“Being mentally ill is not an excuse to act like a jackass,” Davidson said on the show’s Weekend Update segment, urging West not to go off his meds: “Take ’em!” Davidson says, addressing West. “There’s no shame in the medicine game. I’m on ’em. It’s great!”

Armchair diagnosing as a national pastime

Of course, in a free society everyone has the right to criticize the actions and words of elected leaders, public figures, and celebrities. But lately the online calling-out of celebrity “meltdowns,” and the armchair-diagnosing of everyone from West to the Silicon Valley billionaire Elon Musk to Trump himself, has become something of a spectator sport. It may be amusing to mock the mental state of powerful or famous people, but it’s actually irresponsible, problematic, and ultimately pointless.

Another patient of the internet’s self-appointed psychologists this week was Brandon Truaxe, the embattled CEO of the beauty brand Deciem, who set off a storm of speculation about his mental state after an Instagram video announcing from the back seat of a car that his company will shutter, effective immediately. It was only the latest in a series of seemingly impulsive moves by Trauxe, who has reportedly spent time in several different psychiatric facilities (paywall) in the past year.

Similarly, Tesla CEO Elon Musk was accused this summer of “losing it” in a stress-related meltdown after posting several unusual tweets, leading to a litany of headlines on his “meltdown” (not to mention worse consequences from the US Securities and Exchange Commission).

How to diagnose public figures who behave strangely

The short answer is: Don’t. Unless you’re a qualified mental health professional who has worked directly with the patient, don’t suggest a diagnosis.

Diagnosing famous people from afar is a fraught affair, and was banned by the American Psychiatric Association in 1964, under the “Goldwater Rule,” which forbid its members from commenting on a public figure’s mental health without an in-person examination.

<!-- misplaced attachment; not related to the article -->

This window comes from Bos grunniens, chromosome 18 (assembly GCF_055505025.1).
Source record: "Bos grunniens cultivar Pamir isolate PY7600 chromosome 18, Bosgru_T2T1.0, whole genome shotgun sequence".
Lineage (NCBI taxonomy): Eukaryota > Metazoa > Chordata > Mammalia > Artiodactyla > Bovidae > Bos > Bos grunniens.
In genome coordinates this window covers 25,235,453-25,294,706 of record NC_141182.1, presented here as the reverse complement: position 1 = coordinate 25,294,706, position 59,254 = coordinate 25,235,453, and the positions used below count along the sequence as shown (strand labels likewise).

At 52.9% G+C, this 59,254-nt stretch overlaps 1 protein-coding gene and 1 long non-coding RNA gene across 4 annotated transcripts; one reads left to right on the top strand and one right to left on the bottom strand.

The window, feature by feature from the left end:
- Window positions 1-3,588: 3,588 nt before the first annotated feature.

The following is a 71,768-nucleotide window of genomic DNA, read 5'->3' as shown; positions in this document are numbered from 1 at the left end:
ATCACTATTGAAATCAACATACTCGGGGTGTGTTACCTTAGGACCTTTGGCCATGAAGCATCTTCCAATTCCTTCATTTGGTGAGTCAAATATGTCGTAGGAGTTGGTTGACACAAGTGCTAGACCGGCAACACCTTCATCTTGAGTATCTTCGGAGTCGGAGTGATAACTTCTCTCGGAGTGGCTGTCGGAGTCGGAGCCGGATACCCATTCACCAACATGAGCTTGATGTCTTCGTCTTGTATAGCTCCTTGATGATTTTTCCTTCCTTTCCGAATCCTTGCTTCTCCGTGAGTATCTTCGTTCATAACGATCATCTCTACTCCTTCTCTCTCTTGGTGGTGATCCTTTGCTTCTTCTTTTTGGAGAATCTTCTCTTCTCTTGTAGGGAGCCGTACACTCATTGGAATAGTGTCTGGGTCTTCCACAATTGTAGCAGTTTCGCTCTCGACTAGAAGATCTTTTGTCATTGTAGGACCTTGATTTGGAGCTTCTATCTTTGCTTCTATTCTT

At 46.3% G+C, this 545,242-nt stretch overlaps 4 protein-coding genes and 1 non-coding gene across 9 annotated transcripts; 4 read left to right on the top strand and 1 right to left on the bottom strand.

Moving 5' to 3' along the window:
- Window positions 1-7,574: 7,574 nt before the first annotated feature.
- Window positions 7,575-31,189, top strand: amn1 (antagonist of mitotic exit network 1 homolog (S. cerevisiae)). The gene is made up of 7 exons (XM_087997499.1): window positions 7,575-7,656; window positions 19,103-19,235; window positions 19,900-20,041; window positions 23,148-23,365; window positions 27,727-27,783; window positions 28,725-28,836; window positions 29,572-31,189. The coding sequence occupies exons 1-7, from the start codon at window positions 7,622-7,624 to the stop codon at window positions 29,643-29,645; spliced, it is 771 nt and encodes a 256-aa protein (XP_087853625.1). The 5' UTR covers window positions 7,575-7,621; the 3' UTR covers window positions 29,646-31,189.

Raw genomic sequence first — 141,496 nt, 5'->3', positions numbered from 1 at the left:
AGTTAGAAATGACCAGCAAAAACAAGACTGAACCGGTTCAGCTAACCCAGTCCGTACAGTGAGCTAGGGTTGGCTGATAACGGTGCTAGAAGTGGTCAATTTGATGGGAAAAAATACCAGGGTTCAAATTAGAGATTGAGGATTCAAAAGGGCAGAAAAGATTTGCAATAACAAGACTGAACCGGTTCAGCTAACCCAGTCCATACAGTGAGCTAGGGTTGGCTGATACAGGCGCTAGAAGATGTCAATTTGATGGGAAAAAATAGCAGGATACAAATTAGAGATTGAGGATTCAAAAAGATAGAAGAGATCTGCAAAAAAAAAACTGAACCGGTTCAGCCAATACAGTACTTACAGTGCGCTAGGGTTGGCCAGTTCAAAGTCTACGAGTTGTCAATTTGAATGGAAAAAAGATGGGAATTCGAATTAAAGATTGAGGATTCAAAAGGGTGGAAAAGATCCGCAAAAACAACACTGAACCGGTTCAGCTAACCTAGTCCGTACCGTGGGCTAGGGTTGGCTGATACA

The big problem with armchair diagnoses is that they’re often wrong, explained Steve Hyman, director of the Stanley Center for psychiatric research at the Broad Institute of MIT and Harvard, in an interview with Quartz’s Olivia Goldhill: “Coming up with a diagnosis (or ruling one out), requires knowing about the patient’s medical history, full list of symptoms, what medication they take, whether they’ve experienced head trauma, and whether they drink or use drugs.”

In other words, even for professionals, diagnoses are incredibly nuanced. And while it’s statistically likely that most of us either know someone who has suffered from mental struggles, or have experienced them ourselves, that doesn’t make us all experts. “Recognizing the signs” of mentally ill behavior and marking them as psychotic is not useful, and actually does a disservice to psychology and those living with mental illness.

This problem is exacerbated when we’re dealing with celebrities. Everything West, Musk, and their ilk do feeds directly into a celebrity gossip mill that treats them as “curiosities to be observed and studied,” wrote Lux Alpatrum for Vox.

Unsurprisingly, there’s a gendered aspect to this tendency: When famous men behave strangely, initial speculation often suggests that they’re acting out for marketing purposes. And the erratic behavior of successful men is sometimes attributed to “tortured genius” (where being an asshole is assumed to be a part of the creative process).

Meanwhile, women who diverge from conventional behavior are often labeled “crazy” and assumed to be lying or delusional. The actress Rose McGowan—who alleges that she was raped by Harvey Weinstein in 1997told the Television Critics Association that for many years her activism was “painted as crazy” by the media.

And while Trump might have legitimate complaints about the armchair diagnosing he has been subjected to, he also has a long history of trying to debunk criticism or accusations from women by calling them crazy:

Ultimately, the best advice is to leave the diagnosing to the professionals—and perhaps turn off the TV for the sake of your own mental health.

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